A progressively tedious misfire, Birds of Passage follows Raphayet (José Acosta) as his desperation to raise money for his beloved’s (Natalia Reyes’ Zaida) dowry leads him down a path of illicit drug activity – with the character’s decision to embark upon this dangerous lifestyle inevitably proving disastrous for himself and for those around him. Filmmakers Cristina Gallego and Ciro Guerra admittedly get Birds of Passage off to a fairly promising start, as the early part of the movie certainly does a solid job of establishing the desolate landscape wherein the central characters reside and the various traditions to which they’re beholden. It does become increasingly clear, however, that Gallego and Guerra have exceedingly (and palpably) little interest in transforming any of the movie’s heroes into three-dimensional, compelling figures, with this proving especially true of Acosta’s almost hilariously flat turn as the utterly, hopelessly bland protagonist. The less-than-captivating atmosphere is exacerbated by Gallego and Guerra’s ongoing reliance on aggressively familiar cliches and conventions, as virtually every plot development within Birds of Passage has seemingly been pulled from other, better stories of this ilk. (And this is to say nothing of the filmmakers’ reliance on eye-rolling character types, including the hothead with a penchant for violence and the hapless messenger who exists only to get killed.) There’s little doubt that the punishingly slow vibe ensures that the movie’s second half is often nothing short of interminable, which is too bad, ultimately, given the potential inherent in Birds of Passage‘s exotic, almost alien locale.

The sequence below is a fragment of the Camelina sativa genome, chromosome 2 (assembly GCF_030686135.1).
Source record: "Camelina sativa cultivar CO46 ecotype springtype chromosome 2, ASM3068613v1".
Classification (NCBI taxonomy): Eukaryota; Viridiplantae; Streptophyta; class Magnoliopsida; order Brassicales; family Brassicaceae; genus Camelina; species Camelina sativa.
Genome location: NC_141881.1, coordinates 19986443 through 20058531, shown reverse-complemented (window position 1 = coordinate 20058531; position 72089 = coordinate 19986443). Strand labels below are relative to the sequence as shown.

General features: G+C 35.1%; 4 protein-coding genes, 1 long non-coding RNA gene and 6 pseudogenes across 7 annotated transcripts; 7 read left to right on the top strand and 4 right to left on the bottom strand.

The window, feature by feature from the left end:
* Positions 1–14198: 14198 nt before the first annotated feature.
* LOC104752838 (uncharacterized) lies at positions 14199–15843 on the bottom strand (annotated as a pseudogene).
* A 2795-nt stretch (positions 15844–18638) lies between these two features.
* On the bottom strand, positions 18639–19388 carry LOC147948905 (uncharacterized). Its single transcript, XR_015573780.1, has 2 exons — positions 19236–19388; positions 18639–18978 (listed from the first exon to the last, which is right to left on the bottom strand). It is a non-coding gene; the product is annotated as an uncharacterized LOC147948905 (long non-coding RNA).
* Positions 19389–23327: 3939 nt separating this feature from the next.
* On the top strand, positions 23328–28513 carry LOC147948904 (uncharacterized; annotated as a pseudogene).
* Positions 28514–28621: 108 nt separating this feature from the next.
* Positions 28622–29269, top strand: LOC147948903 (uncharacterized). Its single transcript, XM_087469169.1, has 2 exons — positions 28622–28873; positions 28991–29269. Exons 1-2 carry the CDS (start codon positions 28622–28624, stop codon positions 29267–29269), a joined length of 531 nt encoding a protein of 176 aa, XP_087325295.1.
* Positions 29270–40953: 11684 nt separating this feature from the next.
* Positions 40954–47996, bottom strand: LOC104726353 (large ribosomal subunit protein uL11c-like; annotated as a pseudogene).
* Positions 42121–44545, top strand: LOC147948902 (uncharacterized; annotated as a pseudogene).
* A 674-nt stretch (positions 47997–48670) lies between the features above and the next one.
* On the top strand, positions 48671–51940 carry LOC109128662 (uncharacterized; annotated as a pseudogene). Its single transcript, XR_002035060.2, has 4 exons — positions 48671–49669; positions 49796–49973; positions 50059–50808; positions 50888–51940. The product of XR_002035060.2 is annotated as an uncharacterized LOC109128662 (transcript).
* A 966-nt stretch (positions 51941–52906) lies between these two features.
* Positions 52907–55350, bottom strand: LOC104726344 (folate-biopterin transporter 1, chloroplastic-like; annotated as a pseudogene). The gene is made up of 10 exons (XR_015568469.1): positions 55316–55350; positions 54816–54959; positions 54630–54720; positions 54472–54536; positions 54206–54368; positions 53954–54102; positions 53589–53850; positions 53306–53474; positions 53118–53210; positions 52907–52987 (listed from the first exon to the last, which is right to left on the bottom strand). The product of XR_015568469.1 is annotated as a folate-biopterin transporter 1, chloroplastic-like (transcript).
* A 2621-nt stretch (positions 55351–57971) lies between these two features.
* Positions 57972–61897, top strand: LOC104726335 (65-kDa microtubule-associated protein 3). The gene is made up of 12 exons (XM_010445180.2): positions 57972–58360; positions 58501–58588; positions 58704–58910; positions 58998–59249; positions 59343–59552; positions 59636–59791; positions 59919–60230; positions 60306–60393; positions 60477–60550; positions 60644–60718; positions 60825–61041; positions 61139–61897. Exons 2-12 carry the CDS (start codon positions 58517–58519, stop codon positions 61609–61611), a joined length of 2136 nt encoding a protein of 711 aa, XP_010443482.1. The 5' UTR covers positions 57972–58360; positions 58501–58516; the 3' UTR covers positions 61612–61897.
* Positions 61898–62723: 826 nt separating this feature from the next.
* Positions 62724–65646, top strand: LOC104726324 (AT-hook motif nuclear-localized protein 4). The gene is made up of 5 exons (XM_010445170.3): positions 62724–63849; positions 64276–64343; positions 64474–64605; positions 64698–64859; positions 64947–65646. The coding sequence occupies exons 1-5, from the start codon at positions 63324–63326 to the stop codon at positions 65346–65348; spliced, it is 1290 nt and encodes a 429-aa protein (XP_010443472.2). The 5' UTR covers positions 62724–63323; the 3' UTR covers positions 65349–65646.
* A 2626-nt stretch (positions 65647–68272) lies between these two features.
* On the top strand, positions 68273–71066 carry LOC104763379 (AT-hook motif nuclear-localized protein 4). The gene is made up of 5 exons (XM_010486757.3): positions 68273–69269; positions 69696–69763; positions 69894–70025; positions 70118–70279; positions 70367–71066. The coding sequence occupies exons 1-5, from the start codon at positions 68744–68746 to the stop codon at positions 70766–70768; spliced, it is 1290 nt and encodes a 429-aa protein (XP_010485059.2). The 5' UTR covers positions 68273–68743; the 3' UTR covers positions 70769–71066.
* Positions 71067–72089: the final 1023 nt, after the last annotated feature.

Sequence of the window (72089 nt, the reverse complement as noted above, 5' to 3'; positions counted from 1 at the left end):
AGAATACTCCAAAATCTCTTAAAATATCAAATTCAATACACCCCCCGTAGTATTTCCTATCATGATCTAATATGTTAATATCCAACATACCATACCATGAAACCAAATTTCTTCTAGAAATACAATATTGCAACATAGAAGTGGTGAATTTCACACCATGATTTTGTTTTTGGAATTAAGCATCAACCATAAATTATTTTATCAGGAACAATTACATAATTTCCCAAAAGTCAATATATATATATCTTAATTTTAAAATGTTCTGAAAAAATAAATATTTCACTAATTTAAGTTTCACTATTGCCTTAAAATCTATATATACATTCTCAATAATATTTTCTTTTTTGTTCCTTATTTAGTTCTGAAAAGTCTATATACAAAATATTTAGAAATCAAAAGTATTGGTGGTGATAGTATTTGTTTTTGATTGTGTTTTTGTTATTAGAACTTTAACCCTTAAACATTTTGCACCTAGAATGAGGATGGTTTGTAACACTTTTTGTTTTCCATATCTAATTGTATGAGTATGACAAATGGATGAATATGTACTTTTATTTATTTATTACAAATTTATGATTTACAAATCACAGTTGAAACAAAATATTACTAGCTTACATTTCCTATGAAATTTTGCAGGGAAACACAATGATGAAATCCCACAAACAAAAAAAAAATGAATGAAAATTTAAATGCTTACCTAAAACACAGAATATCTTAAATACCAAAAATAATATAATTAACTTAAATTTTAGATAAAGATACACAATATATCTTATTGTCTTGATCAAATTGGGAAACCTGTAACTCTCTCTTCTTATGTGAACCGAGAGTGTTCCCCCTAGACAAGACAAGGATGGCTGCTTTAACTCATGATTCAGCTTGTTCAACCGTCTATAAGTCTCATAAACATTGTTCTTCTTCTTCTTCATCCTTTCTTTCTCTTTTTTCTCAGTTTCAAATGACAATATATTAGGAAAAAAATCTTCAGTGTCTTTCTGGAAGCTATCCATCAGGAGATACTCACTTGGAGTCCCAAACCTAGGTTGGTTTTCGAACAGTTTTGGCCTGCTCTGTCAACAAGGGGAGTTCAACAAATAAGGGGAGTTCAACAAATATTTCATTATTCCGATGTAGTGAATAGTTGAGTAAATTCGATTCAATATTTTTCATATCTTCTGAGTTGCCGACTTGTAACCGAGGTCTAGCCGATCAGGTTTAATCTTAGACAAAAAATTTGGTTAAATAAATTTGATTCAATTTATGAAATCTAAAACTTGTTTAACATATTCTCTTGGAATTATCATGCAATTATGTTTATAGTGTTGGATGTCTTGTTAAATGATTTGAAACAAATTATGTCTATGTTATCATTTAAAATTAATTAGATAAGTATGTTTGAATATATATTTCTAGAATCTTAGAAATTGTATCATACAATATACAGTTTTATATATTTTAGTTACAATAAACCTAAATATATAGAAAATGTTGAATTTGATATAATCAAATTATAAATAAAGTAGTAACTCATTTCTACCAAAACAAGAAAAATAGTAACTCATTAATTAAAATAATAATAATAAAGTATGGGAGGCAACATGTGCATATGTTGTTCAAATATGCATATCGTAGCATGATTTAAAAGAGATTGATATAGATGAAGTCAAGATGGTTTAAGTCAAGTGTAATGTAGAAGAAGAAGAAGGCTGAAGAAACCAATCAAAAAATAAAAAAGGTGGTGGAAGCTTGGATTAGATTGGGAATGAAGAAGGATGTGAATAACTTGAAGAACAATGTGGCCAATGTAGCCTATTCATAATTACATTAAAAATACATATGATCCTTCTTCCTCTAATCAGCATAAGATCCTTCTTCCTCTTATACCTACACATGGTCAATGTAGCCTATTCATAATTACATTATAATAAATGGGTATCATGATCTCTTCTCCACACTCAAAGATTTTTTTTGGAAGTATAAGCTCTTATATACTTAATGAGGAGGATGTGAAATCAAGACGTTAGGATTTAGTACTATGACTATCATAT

* out of ****